Barnard welcomed the author to its annual Lewis-Ezekoye Distinguished Lectureship Series, where she discussed building better worlds.
Barnard College News
On January 27, the College highlights alumnae activism that honors stories of liberation and survival.
The science of culinary skills, learning labs, and museum visits are part of the many exciting courses that will educate students this spring.
The exhibition that addresses housing segregation and race has inspired community organizers and advocates, teachers and students, and even policymakers such as New York State Senator Cordell Cleare.
Professor Manijeh Moradian, author of a new book on Iranian revolutionaries in the U.S., examines the current feminist uprising in Iran.
Author and trans rights scholar Amanda Phillips is the keynote speaker at a talk about creating spaces for trans, queer, and feminist possibility in video games.
The dance professor and prolific choreographer reflects on her past five projects, including the critically acclaimed light and desire, which she conceived and directed.
Barnard Honored Erika Dickerson-Despenza, the Ntozake Shange Social Justice Theater Residency’s First Resident Playwright
BCRW, the Public Theater, and the Ntozake Shange Literary Trust celebrated the newly created residency with an evening of tributes and performances.
Barnard welcomed the award-winning labor leader as the keynote speaker for the inaugural Grace Lee Boggs ’35 Lecture.
Moore’s solo exhibition “WORDY” — hosted by the College’s Archives — tackles themes of race, class, and violence.
The anthropology major (above, second from left) reflects on her nearly decade-long journey as a climate activist — from first recognizing the importance of reversing climate change in middle school to becoming a sustainability leader at Barnard College.
LGBTQ+ outreach coordinator Dylan Kapit ’16 (they/them) interviews Barnard student Katherine Nessel ’23 (she/her) about her experience as a trans woman on campus.
A Mentor, a Trailblazer, an Institution. #BarnardCelebratesBlackHistory
On campus, an exhibition examines the history of racist housing policies that led to widespread segregation in New York City and across the U.S.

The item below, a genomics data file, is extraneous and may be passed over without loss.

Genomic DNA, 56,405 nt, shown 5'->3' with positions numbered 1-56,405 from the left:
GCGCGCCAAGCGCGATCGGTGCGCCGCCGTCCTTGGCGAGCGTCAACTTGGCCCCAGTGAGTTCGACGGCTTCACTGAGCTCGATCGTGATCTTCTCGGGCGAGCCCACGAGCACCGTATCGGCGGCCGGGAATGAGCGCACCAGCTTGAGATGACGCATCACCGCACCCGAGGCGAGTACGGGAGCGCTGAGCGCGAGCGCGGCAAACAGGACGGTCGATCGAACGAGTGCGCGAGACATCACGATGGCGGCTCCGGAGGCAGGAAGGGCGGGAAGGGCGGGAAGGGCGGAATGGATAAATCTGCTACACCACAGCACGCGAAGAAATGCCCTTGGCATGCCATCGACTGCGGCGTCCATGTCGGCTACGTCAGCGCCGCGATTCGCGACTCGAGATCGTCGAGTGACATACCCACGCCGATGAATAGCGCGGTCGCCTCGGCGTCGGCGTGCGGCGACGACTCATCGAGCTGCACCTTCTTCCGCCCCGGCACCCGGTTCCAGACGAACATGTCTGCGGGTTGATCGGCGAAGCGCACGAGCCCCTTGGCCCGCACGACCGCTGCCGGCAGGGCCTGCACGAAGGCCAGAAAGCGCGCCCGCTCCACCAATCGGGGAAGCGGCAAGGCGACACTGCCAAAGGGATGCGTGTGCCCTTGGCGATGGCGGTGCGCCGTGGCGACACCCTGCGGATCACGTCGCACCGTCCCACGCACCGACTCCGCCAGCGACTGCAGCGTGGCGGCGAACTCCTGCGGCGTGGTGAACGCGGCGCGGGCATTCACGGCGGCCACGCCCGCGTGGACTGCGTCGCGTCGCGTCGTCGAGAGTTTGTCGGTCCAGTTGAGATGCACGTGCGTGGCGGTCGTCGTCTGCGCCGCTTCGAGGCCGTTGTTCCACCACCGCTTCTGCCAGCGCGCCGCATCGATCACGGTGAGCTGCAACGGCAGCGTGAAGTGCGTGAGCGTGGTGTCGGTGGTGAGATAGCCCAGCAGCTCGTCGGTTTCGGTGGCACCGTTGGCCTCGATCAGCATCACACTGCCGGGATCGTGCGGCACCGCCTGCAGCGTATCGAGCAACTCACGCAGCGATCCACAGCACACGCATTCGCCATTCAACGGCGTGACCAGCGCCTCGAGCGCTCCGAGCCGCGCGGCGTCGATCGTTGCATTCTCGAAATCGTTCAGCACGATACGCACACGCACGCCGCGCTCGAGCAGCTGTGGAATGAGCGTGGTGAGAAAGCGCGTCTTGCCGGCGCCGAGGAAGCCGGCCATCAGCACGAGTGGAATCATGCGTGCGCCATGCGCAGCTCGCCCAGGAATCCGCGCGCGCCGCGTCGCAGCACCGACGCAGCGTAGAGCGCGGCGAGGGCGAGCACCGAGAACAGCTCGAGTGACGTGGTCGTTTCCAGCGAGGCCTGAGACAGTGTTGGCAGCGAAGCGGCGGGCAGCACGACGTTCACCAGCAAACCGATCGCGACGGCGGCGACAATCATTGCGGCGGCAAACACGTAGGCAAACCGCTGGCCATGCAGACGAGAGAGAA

In honor of Asian American Pacific Islander Heritage Month this month, the professor of psychology discusses her personal tipping point into activism and the journey for the larger Asian American community.
Since last Women’s History Month (March) — over the course of a challenging year — alumnae, faculty, and students still stepped up as game-changers.
Smith College professor Erin Pineda ’06 discusses the politics of civil disobedience and the global research on resistance movements central to her new book, Seeing Like an Activist.
The professor of history — recently awarded the inaugural Ann Snitow Prize for her dedication to social justice and feminist issues — shares the story of her journey through activism.
The theatre expert discusses her Pandemic Panels, which she created with Barnard and global artists, in response to COVID-19 hiccups and cultural shifts.
Students and alumnae share how they are engaging in civic projects in the weeks and months leading up to the 2020 election.
Lena Harris ’22, Eve Kausch ’18, and Denise Mantey ’21 talk through their research on how to reenvision campus safety.
Professor Colleen Thomas-Young reflects on “the body in protest” and how dance helped her through the first 100 days of the pandemic.
Annual awards honor Barnard students and groups for their commitment to the community.
A Barnard student helped bring the banner featuring eight women writers — including three Barnard alumnae — to Columbia University’s Butler Library.
This spring, Barnard Center for Research on Women research assistant Asha Futterman ’21 and Mariame Kaba, BCRW Social Justice Institute Researcher-in-Residence, hosted Radical Black Women of Harlem: A Walking Tour.
Artist Mary Sibande | This Year’s Virginia C. Gildersleeve Professor Explores South Africa’s Various Identities
Mary Sibande — one of the most significant contemporary South African artists and a major voice in the intersectional dialogue on race, culture, and labor — is this year’s Virginia C. Gildersleeve Professor.
This year, Being Barnard, the College’s sexual violence education program, in collaboration with Columbia’s Sexual Violence Response (SVR), is hosting several events on campus throughout the month to help raise awareness among the community. Being Barnard’s Cristen Kennedy breaks it all down.
This International Women’s Day (March 8), the College looks back over the past 13 decades to honor the activists who helped improve our lives — from pursuing higher education at a time when women were excluded to standing up for those with HIV to advocating for children’s rights.
In recent years, artists and activists in Denmark, Sweden, and St. Croix have been at the forefront of movements to acknowledge and reckon with Scandinavia’s colonial history and the relation of this history to racial imaginaries and modes of national belonging in Europe and the Caribbean. On March 5 –7, several campus conversations will take place with three artists and activists.